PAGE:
Knowledge, skills and attitudes of older people and staff about getting up from the floor following a fall: a qualitative investigation

No Thumbnail Available
Hope, Suzy
Goodwin, V. A.
BMC Geriatrics
Journal Article
BioMed Central
© The Author(s). 2020 Open Access This article is licensed under a Creative Commons Attribution 4.0 International License, which permits use, sharing, adaptation, distribution and reproduction in any medium or format, as long as you give appropriate credit to the original author(s) and the source, provide a link to the Creative Commons licence, and indicate if changes were made. The images or other third party material in this article are included in the article's Creative Commons licence, unless indicated otherwise in a credit line to the material. If material is not included in the article's Creative Commons licence and your intended use is not permitted by statutory regulation or exceeds the permitted use, you will need to obtain permission directly from the copyright holder. To view a copy of this licence, visit The Creative Commons Public Domain Dedication waiver ( applies to the data made available in this article, unless otherwise stated in a credit line to the data
CC0 1.0 Universal
Background: Falls are the most common reason for ambulance callouts resulting in non-conveyance. Even in the absence of injury, only half of those who fall can get themselves up off the floor, often remaining there over an hour, increasing risk of complications. There are recognized techniques for older people to learn how to get up after a fall, but these are rarely taught. The aim of this study was to develop an understanding of attitudes of older people, carers and health professionals on getting up following a fall. Methods: A qualitative focus group and semi-structured interviews were conducted with 28 participants, including community-dwelling older people with experience of a non-injurious fall, carers, physiotherapists, occupational therapists, paramedics and first responders. Data were transcribed and analysed systematically using the Framework approach. A stakeholder group of falls experts and service users advised during analysis. Results: The data highlighted three areas contributing to an individual's capability to get-up following a fall: the environment (physical and social); physical ability; and degree of self-efficacy (attitude and beliefs about their own ability). These factors fell within the wider context of making a decision about needing help, which included what training and knowledge each person already had to manage their fall response. Staff described how they balance their responsibilities, prioritising the individual's immediate needs; this leaves limited time to address capability in the aforementioned three areas. Paramedics, routinely responding to falls, only receive training on getting-up techniques from within their peer-group. Therapists are aware of the skillset to breakdown the getting-up process, but, with limited time, select who to teach these techniques to. Conclusion: Neither therapists nor ambulance service staff routinely teach strategies on how to get up, meaning that healthcare professionals largely have a reactive role in managing falls. Interventions that address the environment, physical ability and self-efficacy could positively impact on peoples' capability to get up following a fall. Therefore, a more proactive approach would be to teach people techniques to manage these aspects of future falls and to provide them easily accessible information.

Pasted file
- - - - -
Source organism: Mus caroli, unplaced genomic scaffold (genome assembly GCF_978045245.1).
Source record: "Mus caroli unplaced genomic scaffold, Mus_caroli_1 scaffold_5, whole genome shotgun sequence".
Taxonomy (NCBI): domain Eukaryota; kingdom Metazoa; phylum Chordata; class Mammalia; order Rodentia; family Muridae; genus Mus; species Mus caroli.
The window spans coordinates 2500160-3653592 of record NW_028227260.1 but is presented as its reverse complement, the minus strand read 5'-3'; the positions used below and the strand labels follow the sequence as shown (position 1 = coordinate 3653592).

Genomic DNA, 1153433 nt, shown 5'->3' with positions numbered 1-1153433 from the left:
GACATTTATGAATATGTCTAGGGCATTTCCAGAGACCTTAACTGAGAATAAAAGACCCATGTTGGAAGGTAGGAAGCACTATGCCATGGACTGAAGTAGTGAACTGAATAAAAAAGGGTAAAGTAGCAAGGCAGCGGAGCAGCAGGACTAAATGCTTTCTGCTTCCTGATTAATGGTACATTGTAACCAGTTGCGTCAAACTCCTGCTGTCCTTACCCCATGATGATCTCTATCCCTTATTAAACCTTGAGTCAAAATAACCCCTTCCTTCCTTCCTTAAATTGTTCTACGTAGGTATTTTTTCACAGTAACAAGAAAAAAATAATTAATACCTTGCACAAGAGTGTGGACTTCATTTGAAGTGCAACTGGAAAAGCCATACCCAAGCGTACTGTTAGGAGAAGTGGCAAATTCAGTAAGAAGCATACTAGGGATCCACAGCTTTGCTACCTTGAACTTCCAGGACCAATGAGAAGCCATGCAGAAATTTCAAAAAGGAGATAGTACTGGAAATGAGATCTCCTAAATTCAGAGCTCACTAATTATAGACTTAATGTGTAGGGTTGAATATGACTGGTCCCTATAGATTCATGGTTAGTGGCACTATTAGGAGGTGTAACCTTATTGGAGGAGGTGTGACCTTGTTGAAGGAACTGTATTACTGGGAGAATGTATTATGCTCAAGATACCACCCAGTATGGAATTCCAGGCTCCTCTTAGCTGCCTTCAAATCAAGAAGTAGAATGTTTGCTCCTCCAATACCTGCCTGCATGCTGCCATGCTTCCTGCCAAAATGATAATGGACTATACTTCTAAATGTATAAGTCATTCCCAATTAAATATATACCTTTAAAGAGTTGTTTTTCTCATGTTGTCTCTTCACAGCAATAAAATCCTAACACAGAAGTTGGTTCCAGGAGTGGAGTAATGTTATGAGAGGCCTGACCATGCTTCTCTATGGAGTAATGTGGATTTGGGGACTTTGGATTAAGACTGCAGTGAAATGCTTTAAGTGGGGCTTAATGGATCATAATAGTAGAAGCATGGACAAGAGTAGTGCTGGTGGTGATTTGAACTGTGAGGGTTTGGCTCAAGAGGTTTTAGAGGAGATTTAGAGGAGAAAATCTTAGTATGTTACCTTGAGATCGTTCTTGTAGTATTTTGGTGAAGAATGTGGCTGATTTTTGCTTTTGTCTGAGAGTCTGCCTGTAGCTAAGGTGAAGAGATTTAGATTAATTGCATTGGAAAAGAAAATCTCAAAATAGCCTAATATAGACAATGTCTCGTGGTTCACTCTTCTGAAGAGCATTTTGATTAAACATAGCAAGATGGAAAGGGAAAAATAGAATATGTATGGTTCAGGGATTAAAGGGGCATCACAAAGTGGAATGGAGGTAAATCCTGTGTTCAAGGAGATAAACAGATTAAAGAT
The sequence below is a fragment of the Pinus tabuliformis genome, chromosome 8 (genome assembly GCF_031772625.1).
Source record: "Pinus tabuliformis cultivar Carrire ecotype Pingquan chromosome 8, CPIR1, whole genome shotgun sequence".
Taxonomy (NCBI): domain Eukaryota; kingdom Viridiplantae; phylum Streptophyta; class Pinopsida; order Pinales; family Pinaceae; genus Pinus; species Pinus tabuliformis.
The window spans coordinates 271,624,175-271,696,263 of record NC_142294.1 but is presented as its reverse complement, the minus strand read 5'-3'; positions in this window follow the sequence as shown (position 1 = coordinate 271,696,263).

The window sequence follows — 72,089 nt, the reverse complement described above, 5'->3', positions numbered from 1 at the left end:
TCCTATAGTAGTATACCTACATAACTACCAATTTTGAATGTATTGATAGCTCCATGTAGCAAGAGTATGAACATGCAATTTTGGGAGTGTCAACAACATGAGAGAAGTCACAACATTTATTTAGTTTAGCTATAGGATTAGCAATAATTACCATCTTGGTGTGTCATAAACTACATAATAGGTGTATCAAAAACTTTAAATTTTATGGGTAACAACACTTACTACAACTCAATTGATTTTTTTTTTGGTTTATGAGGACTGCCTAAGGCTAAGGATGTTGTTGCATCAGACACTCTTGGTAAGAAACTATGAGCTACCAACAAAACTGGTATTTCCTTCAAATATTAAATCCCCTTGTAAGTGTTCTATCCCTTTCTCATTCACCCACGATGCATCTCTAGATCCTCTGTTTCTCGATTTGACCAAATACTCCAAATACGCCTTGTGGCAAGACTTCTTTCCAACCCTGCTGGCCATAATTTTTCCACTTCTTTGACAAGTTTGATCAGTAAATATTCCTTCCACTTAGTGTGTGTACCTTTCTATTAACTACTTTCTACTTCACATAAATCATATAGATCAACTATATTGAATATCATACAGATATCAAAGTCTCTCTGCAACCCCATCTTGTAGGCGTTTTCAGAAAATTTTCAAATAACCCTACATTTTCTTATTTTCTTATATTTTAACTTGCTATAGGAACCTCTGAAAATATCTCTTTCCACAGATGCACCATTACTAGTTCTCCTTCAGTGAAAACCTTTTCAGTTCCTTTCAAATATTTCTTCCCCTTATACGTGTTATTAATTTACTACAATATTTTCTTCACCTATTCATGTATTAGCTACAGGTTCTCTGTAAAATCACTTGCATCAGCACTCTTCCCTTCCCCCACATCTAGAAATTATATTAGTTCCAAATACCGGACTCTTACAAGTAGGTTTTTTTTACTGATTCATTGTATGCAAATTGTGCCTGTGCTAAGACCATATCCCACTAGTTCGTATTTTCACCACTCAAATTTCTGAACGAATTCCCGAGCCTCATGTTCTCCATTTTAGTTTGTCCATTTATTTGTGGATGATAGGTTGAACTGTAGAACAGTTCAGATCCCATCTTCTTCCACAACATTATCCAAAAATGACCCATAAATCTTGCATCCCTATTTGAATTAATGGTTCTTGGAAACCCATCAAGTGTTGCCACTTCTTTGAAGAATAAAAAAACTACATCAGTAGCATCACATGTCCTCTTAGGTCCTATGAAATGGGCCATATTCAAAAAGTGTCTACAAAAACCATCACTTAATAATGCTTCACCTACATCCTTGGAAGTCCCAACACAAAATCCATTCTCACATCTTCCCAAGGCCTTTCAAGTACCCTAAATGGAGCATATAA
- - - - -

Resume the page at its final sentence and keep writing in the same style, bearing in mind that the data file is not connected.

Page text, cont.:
Swancutt DR et al. Knowledge, skills and attitudes of older people and staff about getting up from the floor following a fall: a qualitative investigation. BMC Geriatr. 2020 Oct 6;20(1):385.
This article is available to RD&E staff via NHS OpenAthens. Click on the Publisher URL, and log in with NHS OpenAthens if prompted.